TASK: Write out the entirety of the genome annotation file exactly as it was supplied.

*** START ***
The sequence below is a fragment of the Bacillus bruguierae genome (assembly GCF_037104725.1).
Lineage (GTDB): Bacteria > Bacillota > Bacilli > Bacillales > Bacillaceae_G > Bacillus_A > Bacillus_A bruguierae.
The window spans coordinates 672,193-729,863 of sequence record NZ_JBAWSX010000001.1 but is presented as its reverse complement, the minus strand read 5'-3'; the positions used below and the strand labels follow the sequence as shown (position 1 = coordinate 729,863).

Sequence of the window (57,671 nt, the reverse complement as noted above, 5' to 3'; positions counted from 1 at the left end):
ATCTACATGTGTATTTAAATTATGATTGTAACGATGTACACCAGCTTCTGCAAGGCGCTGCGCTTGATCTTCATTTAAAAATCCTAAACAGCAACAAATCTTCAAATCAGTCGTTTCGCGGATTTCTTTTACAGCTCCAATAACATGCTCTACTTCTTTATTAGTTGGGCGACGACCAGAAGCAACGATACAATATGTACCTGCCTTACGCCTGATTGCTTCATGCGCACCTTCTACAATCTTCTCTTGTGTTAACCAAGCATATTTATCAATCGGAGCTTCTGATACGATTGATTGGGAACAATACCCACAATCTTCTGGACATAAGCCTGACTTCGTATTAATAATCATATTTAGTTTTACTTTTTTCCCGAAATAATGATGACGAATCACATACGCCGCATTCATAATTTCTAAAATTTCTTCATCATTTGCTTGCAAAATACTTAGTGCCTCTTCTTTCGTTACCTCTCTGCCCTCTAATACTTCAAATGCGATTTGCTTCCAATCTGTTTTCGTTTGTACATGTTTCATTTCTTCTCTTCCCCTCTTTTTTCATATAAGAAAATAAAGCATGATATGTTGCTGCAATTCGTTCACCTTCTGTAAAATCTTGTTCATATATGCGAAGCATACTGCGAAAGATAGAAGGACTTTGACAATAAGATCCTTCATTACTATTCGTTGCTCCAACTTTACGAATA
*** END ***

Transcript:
The sequence below is a fragment of the Bacillus bruguierae genome (assembly GCF_037104725.1).
Lineage (GTDB): Bacteria > Bacillota > Bacilli > Bacillales > Bacillaceae_G > Bacillus_A > Bacillus_A bruguierae.
The window spans coordinates 672,193-729,863 of sequence record NZ_JBAWSX010000001.1 but is presented as its reverse complement, the minus strand read 5'-3'; the positions used below and the strand labels follow the sequence as shown (position 1 = coordinate 729,863).

Sequence of the window (57,671 nt, the reverse complement as noted above, 5' to 3'; positions counted from 1 at the left end):
ATCTACATGTGTATTTAAATTATGATTGTAACGATGTACACCAGCTTCTGCAAGGCGCTGCGCTTGATCTTCATTTAAAAATCCTAAACAGCAACAAATCTTCAAATCAGTCGTTTCGCGGATTTCTTTTACAGCTCCAATAACATGCTCTACTTCTTTATTAGTTGGGCGACGACCAGAAGCAACGATACAATATGTACCTGCCTTACGCCTGATTGCTTCATGCGCACCTTCTACAATCTTCTCTTGTGTTAACCAAGCATATTTATCAATCGGAGCTTCTGATACGATTGATTGGGAACAATACCCACAATCTTCTGGACATAAGCCTGACTTCGTATTAATAATCATATTTAGTTTTACTTTTTTCCCGAAATAATGATGACGAATCACATACGCCGCATTCATAATTTCTAAAATTTCTTCATCATTTGCTTGCAAAATACTTAGTGCCTCTTCTTTCGTTACCTCTCTGCCCTCTAATACTTCAAATGCGATTTGCTTCCAATCTGTTTTCGTTTGTACATGTTTCATTTCTTCTCTTCCCCTCTTTTTTCATATAAGAAAATAAAGCATGATATGTTGCTGCAATTCGTTCACCTTCTGTAAAATCTTGTTCATATATGCGAAGCATACTGCGAAAGATAGAAGGACTTTGACAATAAGATCCTTCATTACTATTCGTTGCTCCAACTTTACGAATA